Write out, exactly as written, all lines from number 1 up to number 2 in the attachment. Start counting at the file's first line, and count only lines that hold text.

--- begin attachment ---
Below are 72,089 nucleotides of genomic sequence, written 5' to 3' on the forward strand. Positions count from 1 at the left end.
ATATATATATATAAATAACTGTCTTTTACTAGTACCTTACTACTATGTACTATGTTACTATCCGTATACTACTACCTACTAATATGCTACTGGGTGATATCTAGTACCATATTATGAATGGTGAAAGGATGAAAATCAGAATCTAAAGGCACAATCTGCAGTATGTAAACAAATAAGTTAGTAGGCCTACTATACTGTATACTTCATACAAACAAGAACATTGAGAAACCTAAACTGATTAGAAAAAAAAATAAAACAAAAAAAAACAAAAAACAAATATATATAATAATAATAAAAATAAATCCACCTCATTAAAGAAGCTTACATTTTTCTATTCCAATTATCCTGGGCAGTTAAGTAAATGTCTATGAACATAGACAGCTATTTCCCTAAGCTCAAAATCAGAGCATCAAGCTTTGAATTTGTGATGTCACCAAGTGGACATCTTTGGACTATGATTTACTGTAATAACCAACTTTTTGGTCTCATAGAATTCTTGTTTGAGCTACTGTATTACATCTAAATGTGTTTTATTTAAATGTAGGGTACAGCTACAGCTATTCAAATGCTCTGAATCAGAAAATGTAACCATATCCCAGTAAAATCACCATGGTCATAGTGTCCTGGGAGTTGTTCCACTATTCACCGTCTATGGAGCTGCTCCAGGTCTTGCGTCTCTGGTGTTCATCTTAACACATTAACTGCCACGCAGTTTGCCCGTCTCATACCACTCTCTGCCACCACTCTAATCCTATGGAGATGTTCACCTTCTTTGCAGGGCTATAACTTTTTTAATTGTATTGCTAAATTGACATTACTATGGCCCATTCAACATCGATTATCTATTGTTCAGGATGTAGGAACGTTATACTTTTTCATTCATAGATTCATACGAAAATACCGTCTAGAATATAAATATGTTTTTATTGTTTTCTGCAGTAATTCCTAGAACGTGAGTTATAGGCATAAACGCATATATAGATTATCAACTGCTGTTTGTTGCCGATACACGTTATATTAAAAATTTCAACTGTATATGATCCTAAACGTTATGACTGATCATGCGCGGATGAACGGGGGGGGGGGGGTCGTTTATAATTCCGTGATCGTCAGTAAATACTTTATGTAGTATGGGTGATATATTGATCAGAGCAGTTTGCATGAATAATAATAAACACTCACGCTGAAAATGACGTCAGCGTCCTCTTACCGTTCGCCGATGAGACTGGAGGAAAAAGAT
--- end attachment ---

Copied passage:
Below are 72,089 nucleotides of genomic sequence, written 5' to 3' on the forward strand. Positions count from 1 at the left end.
ATATATATATATAAATAACTGTCTTTTACTAGTACCTTACTACTATGTACTATGTTACTATCCGTATACTACTACCTACTAATATGCTACTGGGTGATATCTAGTACCATATTATGAATGGTGAAAGGATGAAAATCAGAATCTAAAGGCACAATCTGCAGTATGTAAACAAATAAGTTAGTAGGCCTACTATACTGTATACTTCATACAAACAAGAACATTGAGAAACCTAAACTGATTAGAAAAAAAAATAAAACAAAAAAAAACAAAAAACAAATATATATAATAATAATAAAAATAAATCCACCTCATTAAAGAAGCTTACATTTTTCTATTCCAATTATCCTGGGCAGTTAAGTAAATGTCTATGAACATAGACAGCTATTTCCCTAAGCTCAAAATCAGAGCATCAAGCTTTGAATTTGTGATGTCACCAAGTGGACATCTTTGGACTATGATTTACTGTAATAACCAACTTTTTGGTCTCATAGAATTCTTGTTTGAGCTACTGTATTACATCTAAATGTGTTTTATTTAAATGTAGGGTACAGCTACAGCTATTCAAATGCTCTGAATCAGAAAATGTAACCATATCCCAGTAAAATCACCATGGTCATAGTGTCCTGGGAGTTGTTCCACTATTCACCGTCTATGGAGCTGCTCCAGGTCTTGCGTCTCTGGTGTTCATCTTAACACATTAACTGCCACGCAGTTTGCCCGTCTCATACCACTCTCTGCCACCACTCTAATCCTATGGAGATGTTCACCTTCTTTGCAGGGCTATAACTTTTTTAATTGTATTGCTAAATTGACATTACTATGGCCCATTCAACATCGATTATCTATTGTTCAGGATGTAGGAACGTTATACTTTTTCATTCATAGATTCATACGAAAATACCGTCTAGAATATAAATATGTTTTTATTGTTTTCTGCAGTAATTCCTAGAACGTGAGTTATAGGCATAAACGCATATATAGATTATCAACTGCTGTTTGTTGCCGATACACGTTATATTAAAAATTTCAACTGTATATGATCCTAAACGTTATGACTGATCATGCGCGGATGAACGGGGGGGGGGGGGTCGTTTATAATTCCGTGATCGTCAGTAAATACTTTATGTAGTATGGGTGATATATTGATCAGAGCAGTTTGCATGAATAATAATAAACACTCACGCTGAAAATGACGTCAGCGTCCTCTTACCGTTCGCCGATGAGACTGGAGGAAAAAGAT